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Richard Kooyman, Chicago, Illinois (site)
Central to the work is my rolling painting table. I’ve built several of these in the past and am about to build another one. I never can seem to get it right. This one needs bigger wheels so it will roll easier. One the left is a big flat table that I use for everything. I’ve always painted just flat on the way rather than on an easel. I like the stability of painting on the wall. The tree outside the window is dead.
Daria Dorosh, New York City (site)
Since 2004, my art medium has been moving toward textile. That has affected my studio use, which now feels like a 20th century display and storage space to me. But I still use a collage-assemblage approach in making textile sculptures with suggestive narratives and associations. A tabletop is now my studio, which makes me uneasy, but happy at the same time. So I am currently making small, soft, portable, ‘comfort objects’ for adults for my next show. I am questioning “the wall” as a site for my art because it can easily be programmed into the art making process itself, which can make art self-conscious and undermine its authenticity. For me, small is the new big, and a studio must be portable to anywhere I happen to be.
Susan Shulman, Montreal, Canada (site)
This is the view as I lean up against the window behind me. My room is wall-to-wall paintings, music CDs and clutter. I have egg shell cartons everywhere that I use for my oil paint. When I am finished the session, I just close the lids and put them in the freezer for later. I like to see all my paint and brushes around me. I have shelves packed with other mediums and papers. The easel is over 20 years old and I got it from one of my first art teachers in Montreal, Rita Briansky. I was in awe when I picked it up from her studio. At that time it was already coated in layers of paint drips. I felt honoured to touch and use her easel. It was magical. Now it is caked with my paint and history. The easel is falling apart in places, but I would never want to part with it. When I am working on large canvases, I tape them directly on the walls in another room.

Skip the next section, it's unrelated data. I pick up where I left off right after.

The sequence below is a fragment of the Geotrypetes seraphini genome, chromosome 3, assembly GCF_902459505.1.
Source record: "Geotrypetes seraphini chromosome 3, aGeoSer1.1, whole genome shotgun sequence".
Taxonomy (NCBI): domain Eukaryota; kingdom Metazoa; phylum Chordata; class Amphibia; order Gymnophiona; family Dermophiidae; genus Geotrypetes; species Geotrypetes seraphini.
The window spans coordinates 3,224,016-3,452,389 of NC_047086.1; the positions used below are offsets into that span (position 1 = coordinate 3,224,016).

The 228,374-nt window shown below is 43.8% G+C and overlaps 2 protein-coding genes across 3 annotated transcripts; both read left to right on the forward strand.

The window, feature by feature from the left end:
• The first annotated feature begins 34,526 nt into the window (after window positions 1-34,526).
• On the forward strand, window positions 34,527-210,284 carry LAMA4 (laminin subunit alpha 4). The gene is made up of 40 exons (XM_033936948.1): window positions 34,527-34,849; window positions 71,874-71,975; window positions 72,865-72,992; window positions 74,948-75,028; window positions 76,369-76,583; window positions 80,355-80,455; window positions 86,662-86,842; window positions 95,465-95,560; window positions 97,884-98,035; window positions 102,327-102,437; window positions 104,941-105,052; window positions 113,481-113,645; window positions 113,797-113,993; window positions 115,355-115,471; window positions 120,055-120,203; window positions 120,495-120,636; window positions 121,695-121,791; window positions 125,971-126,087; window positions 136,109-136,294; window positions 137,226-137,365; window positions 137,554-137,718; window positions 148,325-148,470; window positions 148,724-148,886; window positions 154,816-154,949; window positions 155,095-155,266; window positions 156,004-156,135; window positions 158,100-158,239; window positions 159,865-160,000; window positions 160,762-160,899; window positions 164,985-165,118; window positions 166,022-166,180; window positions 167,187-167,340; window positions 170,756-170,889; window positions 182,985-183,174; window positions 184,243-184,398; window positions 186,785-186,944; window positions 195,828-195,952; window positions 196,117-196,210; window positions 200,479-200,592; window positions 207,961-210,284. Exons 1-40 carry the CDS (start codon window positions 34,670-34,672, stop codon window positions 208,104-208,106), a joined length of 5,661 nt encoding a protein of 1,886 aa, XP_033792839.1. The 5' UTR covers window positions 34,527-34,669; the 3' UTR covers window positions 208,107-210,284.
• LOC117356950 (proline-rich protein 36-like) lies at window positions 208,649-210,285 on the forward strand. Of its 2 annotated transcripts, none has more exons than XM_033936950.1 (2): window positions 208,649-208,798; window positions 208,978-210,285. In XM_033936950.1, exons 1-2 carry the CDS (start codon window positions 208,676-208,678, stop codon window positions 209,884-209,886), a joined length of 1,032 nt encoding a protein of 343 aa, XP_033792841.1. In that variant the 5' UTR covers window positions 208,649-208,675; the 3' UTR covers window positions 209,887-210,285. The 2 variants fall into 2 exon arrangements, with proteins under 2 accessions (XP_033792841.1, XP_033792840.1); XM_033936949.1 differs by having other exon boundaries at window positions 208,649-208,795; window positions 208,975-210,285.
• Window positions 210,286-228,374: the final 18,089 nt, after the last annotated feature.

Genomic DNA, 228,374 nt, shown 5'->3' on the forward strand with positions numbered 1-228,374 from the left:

Michael Chesley Johnson, Cornville, Arizona (site)
Although I paint primarily en plein air, it’s necessary for me to have a good studio space. Mine is the size of a small bedroom with a good window (north), plus a mix of incandescent and fluorescent lamps. The easel pictured is where I fine-tune my outdoor work once I bring it indoors, and also where I work on the occasional studio piece based on plein air references and photos. The work bench – just a sheet of plywood on two metal sawhorses – is where I can prepare painting panels, frame, and do almost anything else I need to do that’s not at the easel. In this photo, I’ve just sized a bunch of hardboard panels in preparation of applying acrylic gesso. It’s a comfortable space, well within reach of my wireless headphones. Musical tastes are eclectic, and the music choice depends on the project at hand. For gessoing panels, I’ve been listening to Patti Smith’s Radio Ethiopia album.
Greg Minah, Baltimore, Maryland (site)
I make abstract paintings by pouring thinned out acrylic paint onto the canvas and then tilting and turning the stretcher to precisely control the flow of the medium. The drip-testing canvas next to my painting table tells me how the paint will behave when I pour. Often, a layer is partially removed with pressurized water before it has a chance to completely cure, the water runoff travels down the trough that leads to a collection container. This process is a collaboration, of sorts, between the material and me. And my studio continues to change as my methods evolve.
“The impossibility of reforming Tony [Soprano] bears some resemblance to the crisis plaguing museums and toxic philanthropy today, where a culture of bullying and exploitation belies programming of socially- and politically-engaged art.”
As a critic, I’m dying to make a meta-critique of the ways my communities are represented on screen.
Over 50 years of the artist’s video and media work on how images, sound, and cultural iconography inform representation is on view through December 30.
Frey ponders why she felt comfort in television and film content that intellectuals often take pride in dismissing.
What does Rutherford Falls, a new TV series that prominently features two small town museums, tell us about the way people see the contentious stories on display in history and art institutions?
Over the course of three months, the resident artists in Going to the Meadow will collaborate and create with a curated set of continually changing materials.